Objective: To evaluate if renal function loss and hydronephrosis due to a silent ureteral stone might be reversed.
Materials and methods: We prospectively selected patients with silent ureteral stones between January 2006 and January 2014. A silent case was considered if there were no specific or subjective symptoms related to the ureteral stone. Patient, stone, and kidney characteristics were evaluated preoperatively, 3 and 12 months postoperatively. Renal function was accessed in the same intervals with serum creatinine (SCr), glomerular filtration rate (GFR), and (99m)Tc-dimercaptosuccinic acid. Patients without complete pre- and postoperative evaluation were excluded. Primary end point was midterm progress of global and ipsilateral renal function. Secondary end points included the evaluation of renal and collecting system anatomy from diagnosis to 12 months after treatment. Analysis of variance with repeated measures and marginal homogeneity test were used to evaluate renal function and hydronephrosis progression.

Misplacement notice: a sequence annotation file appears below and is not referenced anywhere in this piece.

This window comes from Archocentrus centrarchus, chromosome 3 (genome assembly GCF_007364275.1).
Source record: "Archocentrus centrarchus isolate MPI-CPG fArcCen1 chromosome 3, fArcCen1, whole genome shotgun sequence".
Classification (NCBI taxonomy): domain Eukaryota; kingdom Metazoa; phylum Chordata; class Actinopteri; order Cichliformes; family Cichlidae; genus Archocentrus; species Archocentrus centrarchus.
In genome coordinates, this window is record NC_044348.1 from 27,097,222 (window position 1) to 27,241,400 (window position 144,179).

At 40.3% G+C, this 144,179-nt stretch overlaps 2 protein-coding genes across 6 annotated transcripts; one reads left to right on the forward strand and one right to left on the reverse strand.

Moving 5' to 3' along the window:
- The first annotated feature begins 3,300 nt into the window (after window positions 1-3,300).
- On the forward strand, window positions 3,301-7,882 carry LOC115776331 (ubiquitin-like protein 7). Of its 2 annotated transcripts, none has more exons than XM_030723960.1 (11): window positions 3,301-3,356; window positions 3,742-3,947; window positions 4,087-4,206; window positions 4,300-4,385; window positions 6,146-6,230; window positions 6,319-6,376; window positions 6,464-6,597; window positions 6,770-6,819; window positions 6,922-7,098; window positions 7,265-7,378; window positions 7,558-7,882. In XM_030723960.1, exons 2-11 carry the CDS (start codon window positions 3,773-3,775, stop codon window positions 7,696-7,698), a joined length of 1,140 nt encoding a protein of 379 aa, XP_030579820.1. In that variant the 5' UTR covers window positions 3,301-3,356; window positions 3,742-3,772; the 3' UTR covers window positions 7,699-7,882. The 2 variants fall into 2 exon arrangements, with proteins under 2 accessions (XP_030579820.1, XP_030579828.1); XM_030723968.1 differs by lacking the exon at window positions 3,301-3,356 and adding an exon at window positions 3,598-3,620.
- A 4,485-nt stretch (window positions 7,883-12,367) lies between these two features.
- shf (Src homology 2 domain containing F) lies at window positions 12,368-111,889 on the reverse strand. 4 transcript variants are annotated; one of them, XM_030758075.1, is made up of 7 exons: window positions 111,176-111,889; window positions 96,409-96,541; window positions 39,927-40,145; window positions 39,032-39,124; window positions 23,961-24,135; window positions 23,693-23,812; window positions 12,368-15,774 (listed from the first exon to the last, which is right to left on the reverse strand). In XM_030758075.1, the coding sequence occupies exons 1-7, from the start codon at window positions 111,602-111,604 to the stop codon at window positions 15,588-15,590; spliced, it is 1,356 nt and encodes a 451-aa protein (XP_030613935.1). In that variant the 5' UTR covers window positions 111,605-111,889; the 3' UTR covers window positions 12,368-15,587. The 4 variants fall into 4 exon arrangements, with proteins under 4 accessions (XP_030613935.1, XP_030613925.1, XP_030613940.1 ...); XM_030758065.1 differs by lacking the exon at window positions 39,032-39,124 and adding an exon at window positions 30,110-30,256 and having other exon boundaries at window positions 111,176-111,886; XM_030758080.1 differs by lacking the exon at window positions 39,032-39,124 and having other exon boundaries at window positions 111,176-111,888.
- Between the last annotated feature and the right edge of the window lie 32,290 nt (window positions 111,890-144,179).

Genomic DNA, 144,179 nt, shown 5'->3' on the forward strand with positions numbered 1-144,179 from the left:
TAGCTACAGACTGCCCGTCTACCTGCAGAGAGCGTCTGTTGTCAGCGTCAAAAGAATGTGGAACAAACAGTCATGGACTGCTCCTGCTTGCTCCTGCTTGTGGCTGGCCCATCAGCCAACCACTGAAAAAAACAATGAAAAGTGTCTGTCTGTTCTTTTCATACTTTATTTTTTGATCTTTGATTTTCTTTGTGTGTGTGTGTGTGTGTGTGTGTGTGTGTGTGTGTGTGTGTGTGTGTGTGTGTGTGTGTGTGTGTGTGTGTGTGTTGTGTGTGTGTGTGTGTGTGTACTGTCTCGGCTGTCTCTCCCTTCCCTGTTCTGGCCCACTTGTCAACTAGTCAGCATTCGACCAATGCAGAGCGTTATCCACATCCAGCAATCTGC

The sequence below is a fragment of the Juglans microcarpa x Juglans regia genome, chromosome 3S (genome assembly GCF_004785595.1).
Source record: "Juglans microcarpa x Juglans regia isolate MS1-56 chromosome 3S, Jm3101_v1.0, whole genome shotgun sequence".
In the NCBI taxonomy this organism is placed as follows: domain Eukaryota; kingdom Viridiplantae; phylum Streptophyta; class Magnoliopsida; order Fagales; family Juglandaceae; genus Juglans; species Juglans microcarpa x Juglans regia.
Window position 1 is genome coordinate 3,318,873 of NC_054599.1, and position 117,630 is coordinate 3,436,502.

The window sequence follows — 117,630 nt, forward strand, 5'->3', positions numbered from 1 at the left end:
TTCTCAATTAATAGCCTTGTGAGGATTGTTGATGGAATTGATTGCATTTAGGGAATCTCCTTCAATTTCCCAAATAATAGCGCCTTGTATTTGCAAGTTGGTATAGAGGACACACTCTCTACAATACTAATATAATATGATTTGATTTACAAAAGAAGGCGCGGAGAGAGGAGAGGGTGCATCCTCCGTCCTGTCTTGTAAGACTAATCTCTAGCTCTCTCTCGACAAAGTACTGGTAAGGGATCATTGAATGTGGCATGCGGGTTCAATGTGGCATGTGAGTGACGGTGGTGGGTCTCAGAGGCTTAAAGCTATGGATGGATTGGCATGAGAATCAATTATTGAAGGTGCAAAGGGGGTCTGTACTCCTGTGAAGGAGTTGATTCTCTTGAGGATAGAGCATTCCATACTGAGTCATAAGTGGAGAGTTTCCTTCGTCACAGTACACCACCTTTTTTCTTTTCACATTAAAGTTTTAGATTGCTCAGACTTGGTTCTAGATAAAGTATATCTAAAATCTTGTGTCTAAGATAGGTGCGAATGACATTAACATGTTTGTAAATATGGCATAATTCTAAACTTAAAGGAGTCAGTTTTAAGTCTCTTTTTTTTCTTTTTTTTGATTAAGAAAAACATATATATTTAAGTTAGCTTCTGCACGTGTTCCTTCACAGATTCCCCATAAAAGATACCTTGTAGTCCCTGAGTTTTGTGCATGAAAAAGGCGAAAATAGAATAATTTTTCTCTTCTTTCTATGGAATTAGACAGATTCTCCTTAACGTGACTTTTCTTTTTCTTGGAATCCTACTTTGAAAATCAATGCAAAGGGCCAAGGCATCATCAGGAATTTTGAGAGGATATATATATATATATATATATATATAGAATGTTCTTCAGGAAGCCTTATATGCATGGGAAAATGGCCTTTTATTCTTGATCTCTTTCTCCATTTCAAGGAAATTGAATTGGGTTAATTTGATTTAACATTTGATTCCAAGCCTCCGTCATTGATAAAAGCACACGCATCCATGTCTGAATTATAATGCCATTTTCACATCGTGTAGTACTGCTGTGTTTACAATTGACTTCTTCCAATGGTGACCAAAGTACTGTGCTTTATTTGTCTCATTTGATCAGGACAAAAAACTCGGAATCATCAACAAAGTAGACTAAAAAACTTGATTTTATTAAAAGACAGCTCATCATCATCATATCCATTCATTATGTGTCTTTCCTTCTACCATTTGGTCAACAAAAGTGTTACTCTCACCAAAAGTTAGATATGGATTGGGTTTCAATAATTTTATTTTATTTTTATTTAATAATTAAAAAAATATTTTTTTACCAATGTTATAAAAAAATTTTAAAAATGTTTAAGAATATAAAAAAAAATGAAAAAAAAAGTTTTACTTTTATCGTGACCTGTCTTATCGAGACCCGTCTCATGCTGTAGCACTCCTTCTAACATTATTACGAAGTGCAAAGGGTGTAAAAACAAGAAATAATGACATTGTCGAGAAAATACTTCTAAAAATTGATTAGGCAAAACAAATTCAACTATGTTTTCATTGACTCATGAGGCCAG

Results: Twenty-six patients met our inclusion criteria. Mean preoperative SCr and GFR were 1.24 mg/dL and 72.5 mL/min, respectively. At initial scintigraphy, mean renal function was 33.4%. Laser ureterolithotripsy was performed in 84.6% of cases and all patients were rendered stone free. Two patients (8%) developed ureteral stenosis. There was no difference regarding SCr (P = .89), GFR (P = .48), and renal function at scintigraphy (P = .19) during follow-up. Hydronephrosis significantly improved from preoperatively to 3 months postoperatively (P < .0001), but not from 3 to 12 months (P = .065).
Conclusion: Patients with silent ureteral stones present with significant impairment of ipsilateral renal function and hydronephrosis at diagnosis. On midterm follow-up evaluation, renal function of the affected unit remains stable whereas hydronephrosis improves after treatment.
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